Post-Brexit free trade deals should cover services as well as goods

Post-Brexit free trade deals should cover services as well as goods

As the Government’s Trade Bill gets its Second Reading today, we will hear a lot of talk about global, free-trading Britain. This is absolutely as it should be. There is a big world out there and we need to embrace it with self-confidence and gusto. But what does this mean in practice?

My view is that we need a dual strategy – securing a positive and balanced trading relationship with the European Union, and being highly ambitious in the trade deals we agree with the rest of the world.

First, our post-Brexit relationship with the EU. With all the talk of Canada-plus-plus-plus, Norway-minus and bespoke deals, we can’t lose sight of the fundamental point: it is in the interests of both the UK and the EU to strike an ambitious trade deal. Crucially, this should cover services as well as goods.

The British public has decided that it wants to leave the EU, but this doesn’t mean that we want to erect unnecessary trading barriers. Nor do businesses and consumers in the EU27 want to pay more for the many British goods and services they currently enjoy. As EU Trade Commissioner Cecilia Malmström has said: “openness to trade remains one of the best tools to shape globalisation”.

There is a model that can avoid these unwanted outcomes. The International Regulatory Strategy Group (IRSG) – a group of senior financial and professional services figures, which I chair – has set out an ambitious vision, based on a deep and comprehensive Free Trade Agreement, covering services.

Taking the case of financial services – perhaps the toughest nut to crack in a free trade deal – it sets out the way in which inevitable regulatory divergence can be managed to provide a basis for ongoing mutual market access.

Over time, of course, the EU27 and the UK will choose to deliver a shared set of regulatory outcomes in different ways, but that should not undermine free trade. You don’t take the same driving test in Lille that you would in Leeds, but in each case, you are proving that you are a safe and competent driver. If you pass, you can drive on either side of the Channel – the same outcome via a different route.

Under our proposal, open market access is maintained so long as both sides deliver similar regulatory outcomes. Either side would remain completely free to diverge materially in a particular area, at the cost of losing market access. The aim would be that this would not be necessary, though; the paper sets out how divergence could be managed consensually and with dispute resolution.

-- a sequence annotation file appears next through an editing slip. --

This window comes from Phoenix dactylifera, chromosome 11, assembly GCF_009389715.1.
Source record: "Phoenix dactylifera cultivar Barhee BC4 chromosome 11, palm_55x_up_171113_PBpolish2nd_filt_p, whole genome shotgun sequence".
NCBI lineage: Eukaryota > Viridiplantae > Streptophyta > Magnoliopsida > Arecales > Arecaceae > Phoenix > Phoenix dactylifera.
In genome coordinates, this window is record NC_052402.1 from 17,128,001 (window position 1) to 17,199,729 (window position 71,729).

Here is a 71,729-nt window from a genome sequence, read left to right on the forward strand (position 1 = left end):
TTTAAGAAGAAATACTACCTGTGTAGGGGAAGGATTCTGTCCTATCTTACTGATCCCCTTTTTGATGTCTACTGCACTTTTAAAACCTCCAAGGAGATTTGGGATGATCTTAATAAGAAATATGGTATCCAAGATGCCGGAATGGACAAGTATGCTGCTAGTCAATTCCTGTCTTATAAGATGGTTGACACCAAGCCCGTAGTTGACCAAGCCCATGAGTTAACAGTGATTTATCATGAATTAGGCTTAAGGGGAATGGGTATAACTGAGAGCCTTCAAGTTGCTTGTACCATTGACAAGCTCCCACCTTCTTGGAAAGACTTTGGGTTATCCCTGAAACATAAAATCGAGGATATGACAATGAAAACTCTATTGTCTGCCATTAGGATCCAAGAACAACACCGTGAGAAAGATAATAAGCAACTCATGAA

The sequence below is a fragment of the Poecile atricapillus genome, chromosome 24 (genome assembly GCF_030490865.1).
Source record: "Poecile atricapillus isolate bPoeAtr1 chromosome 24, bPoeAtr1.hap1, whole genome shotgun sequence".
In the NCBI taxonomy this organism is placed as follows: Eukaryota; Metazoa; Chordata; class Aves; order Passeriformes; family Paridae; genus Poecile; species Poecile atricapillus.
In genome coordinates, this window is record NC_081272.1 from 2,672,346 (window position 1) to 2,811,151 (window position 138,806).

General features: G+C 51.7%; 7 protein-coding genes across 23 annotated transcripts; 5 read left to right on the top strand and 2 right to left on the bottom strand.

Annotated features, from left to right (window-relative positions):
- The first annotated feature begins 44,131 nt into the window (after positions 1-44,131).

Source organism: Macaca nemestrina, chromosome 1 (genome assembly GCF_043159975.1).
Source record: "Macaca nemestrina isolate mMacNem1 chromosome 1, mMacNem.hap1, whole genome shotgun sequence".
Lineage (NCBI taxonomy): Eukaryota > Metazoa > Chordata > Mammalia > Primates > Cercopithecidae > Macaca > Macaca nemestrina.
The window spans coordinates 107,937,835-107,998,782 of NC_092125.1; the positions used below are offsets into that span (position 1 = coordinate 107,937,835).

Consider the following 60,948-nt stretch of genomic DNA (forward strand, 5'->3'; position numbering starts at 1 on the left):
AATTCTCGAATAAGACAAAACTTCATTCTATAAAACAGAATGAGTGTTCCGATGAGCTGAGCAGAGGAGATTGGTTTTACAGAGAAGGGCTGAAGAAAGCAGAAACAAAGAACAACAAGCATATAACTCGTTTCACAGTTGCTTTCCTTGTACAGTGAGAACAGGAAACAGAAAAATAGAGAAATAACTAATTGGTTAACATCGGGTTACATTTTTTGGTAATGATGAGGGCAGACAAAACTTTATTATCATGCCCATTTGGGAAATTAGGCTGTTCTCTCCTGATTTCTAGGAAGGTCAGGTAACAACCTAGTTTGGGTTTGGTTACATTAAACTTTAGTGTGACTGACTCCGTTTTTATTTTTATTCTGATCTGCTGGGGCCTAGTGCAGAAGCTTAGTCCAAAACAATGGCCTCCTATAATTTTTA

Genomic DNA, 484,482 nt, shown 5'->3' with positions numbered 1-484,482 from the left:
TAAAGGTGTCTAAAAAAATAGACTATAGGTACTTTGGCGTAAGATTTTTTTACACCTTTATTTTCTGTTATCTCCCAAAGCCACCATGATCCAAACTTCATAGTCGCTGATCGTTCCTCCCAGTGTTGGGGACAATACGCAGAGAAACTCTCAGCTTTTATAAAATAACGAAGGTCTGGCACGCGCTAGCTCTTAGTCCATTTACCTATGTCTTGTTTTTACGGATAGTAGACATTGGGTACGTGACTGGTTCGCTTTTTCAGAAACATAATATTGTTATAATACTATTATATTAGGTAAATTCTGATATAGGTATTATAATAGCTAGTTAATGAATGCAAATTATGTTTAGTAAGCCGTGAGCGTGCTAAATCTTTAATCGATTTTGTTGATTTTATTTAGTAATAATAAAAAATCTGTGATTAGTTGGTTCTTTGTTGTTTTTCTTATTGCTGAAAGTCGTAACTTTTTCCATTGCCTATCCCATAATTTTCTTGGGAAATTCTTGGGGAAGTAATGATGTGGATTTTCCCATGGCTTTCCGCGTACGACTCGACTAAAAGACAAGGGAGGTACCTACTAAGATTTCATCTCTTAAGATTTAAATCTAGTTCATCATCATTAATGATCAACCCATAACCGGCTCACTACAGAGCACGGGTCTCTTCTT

One of the strongest points in favour of our proposal is that it reflects the criteria set out in both the UK and EU negotiating positions. The UK would no longer be a member of the Single Market and Customs Union. Market access in either direction would no longer be a permanent right, but would depend on achievement of shared regulatory objectives.

Both the UK and the EU would have the sole right to determine their own regulations. The UK courts would be the ultimate arbiter of regulation here, with no role for the ECJ. The shared dispute resolution mechanism we are proposing would assess whether material divergence had taken place, breaching the FTA. It would not have the power to interpret how the regulations of either party should function or to require either party to change its rules.

Michel Barnier has said recently that financial services “have no place” in a free trade agreement. We should ask: “why not?” Financial and related professional services businesses employ over two million people, two thirds of whom work outside the M25, and are already a UK export success story. They form part of a service sector that accounts for about 80% of the UK economy and should be part of a new FTA.

If our model respects the key negotiating criteria of both sides – as I believe it does – why would we want to build new barriers to trade? This argument is the same right across services: it is in no-one’s interests to submit to the forces of protectionism unnecessarily.

Looking beyond Europe – as we absolutely must – the same arguments apply, albeit from a different starting-point. Of course, we must secure the benefits of the FTAs we currently enjoy with non-EU countries as part of the EU, but this should be the bare minimum, not the limit of our ambition. After all, one of the big reasons many people supported Brexit in the first place was to strike more ambitious free trade deals with the rest of the world – a copy-and-paste approach will not deliver on that vision.

One route to doing this would be to reduce standards from the EU baseline, in pursuit of more open markets. While there are no doubt areas where current rules are excessive or poorly-designed, I suspect there is limited public appetite for reducing environmental standards or slashing employment protection.

The IRSG report offers a model for a more positive vision of UK leadership in global free trade, expanding the scope of free trade agreements so that covering services is the norm. It also sets out a blueprint for how this can be achieved in a way that provides appropriate safeguards to maintain level playing fields across borders.

Brexit presents a risk to free trade with the EU, and an opportunity for free trade with the rest of the world. The best approach on both would be to push for free trade across all sectors of the economy, goods and services alike. Our brilliant services firms are ready to take on the world – let’s give them the chance to do it.